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Coaching Carousel Rumblings: Jim Leonhard's audition to become Wisconsin head coach, who's in the mix at Colorado, more

Jesse Simonton10/03/22
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Colorado head coach Karl Dorrell was fired early Sunday afternoon, adding a fourth opening just five weeks into the 2022 season

No surprise there. 

Then boom. 

Wisconsin took a snow globe to the coaching carousel, shaking up the entire landscape by firing eighth-year head coach Paul Chryst on Sunday evening. 

Although the Badgers had been trending in the wrong direction since the 2020 season — just 15-10 including 2-3 to start this year — few had Chryst on a true hot seat at his alma mater. Chryst had won three Big Ten West Division titles and six bowl games. 

Most believed the veteran coach’s fate would be determined by the end of the year, allowing Chryst time to fix a sputtering offense.

Instead, AD Chris McIntosh used Saturday’s blowout loss to former coach Bret Bielema and Illinois as the perfect opportunity to hit the eject button on the Paul Chryst Era. 

“I’m tasked with making difficult decisions about the future and of the direction of this program,” McIntosh said. “And I felt at this point in time that a change was needed.”

Why now?

Well, it’s fairly obvious. 

The Badgers instantly become 1A on the open market. Nebraska and Arizona State may have ‘shoot-the-moon’ upside, but the stability, recent success, finances and the program’s consistent identity make Wisconsin a Top 20 job by most insiders and coaches. 

With the new Big Ten’s new billion-dollar media rights deal, McIntosh could be looking to even raise the expectations in Madison. He did just pay $16.4 million to usher Chryst out the door. 

And yet, the man for the job could be someone who has been billed as Chryst’s eventual successor for several years now.

Former Badgers All-American safety and current DC Jim Leonhard, 39, was named the interim head coach, and the timing here is critical. 

Wisconsin loves its Badgers. Ever since Barry Alvarez turned the program into a Midwestern power in the early 90s, the Badgers have mostly kept the job in the family. When Alvarez retired, he tabbed Bielema, who may have an Iowa Hawkeye tattoo but worked under the Hall of Fame coach, as his replacement. 

Following an odd two-year marriage with Gary Anderson, Alvarez, the longtime AD in Madison until last July, went back to one of their own and hired Chryst. 

Now, Leonhard, who turned down a DC gig with the Green Bay Packers last year, has a seven-game runway to prove he’s the man so many in Madison wanted as head coach anyways. 

“I have very mixed emotions at this point,” Leonhard said Sunday, noting that Chryst gave him his first coaching opportunity and is his mentor. 

“But I feel like I can take this opportunity and help this place grow. And that’s why I came back a number of years ago and that’s why I haven’t left.”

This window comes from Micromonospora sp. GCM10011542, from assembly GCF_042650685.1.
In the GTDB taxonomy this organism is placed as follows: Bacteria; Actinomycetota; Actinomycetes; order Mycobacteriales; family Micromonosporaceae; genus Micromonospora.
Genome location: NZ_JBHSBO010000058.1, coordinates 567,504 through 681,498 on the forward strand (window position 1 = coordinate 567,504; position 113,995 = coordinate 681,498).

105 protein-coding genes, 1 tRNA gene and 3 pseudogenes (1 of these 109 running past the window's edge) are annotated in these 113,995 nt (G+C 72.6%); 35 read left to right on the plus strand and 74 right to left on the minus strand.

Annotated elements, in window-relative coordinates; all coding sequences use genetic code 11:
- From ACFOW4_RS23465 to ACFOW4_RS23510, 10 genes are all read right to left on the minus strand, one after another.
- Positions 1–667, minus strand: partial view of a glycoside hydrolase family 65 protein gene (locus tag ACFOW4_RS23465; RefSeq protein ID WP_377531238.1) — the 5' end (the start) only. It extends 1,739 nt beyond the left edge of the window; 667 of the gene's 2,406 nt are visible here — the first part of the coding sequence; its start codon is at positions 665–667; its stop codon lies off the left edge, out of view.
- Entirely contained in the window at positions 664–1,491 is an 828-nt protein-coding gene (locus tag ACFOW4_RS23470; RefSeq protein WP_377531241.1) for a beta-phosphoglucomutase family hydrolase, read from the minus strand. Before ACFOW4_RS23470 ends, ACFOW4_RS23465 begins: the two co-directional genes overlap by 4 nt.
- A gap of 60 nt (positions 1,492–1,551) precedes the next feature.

Take a peek at the rest of Wisconsin’s schedule, and it makes sense why many see Leonhard as “being set up for success” to get the job.

The Badgers don’t have a ranked team remaining on the slate. Leonhard’s trial-run starts this weekend at Northwestern, with games to follow at Michigan State, Purdue, Maryland, at Iowa, at Nebraska and Minnesota. 

There are losable Saturdays there for sure, but by making the move now, McIntosh — another former Badger player back at his alma mater in a power position — is giving Leonhard a real opportunity to rise to the challenge.

Still, McIntosh made it clear that Wisconsin would conduct “a full search,” so plenty of other candidates — including sitting Power 5 head coaches — will be interested. 

So if not Leonhard, where could Wisconsin turn?

Lance Leipold’s agent is somewhere smiling because one way or another, Kansas’ head coach is going to be paid this offseason

The Jayhawks are 5-0 with ESPN’s College GameDay coming to Lawerence this weekend. Leipold is seen as one of the frontrunners for the Nebraska opening, where he was an assistant. But what about a return to the Badger State? Leipold is a Wisconsin native who played at Wisconsin-Whitewater and then won six D-III national titles at his alma mater. The marriage makes too much sense. 

Iowa State head coach Matt Campbell is another potential Nebraska vs. Wisconsin candidate. Though he’s just 42, Campbell might’ve waited a year too late to get a job like Wisconsin right now. 

That’s not the case for Baylor head coach Dave Aranda. The former Wisconsin defensive coordinator spent three years in Madison building top-flight defenses and would be a home run hire. In just his second season as a head coach, Aranda won the Big 12 Championship in 2021. If the Badgers want to bring back someone they know, Aranda should top the list.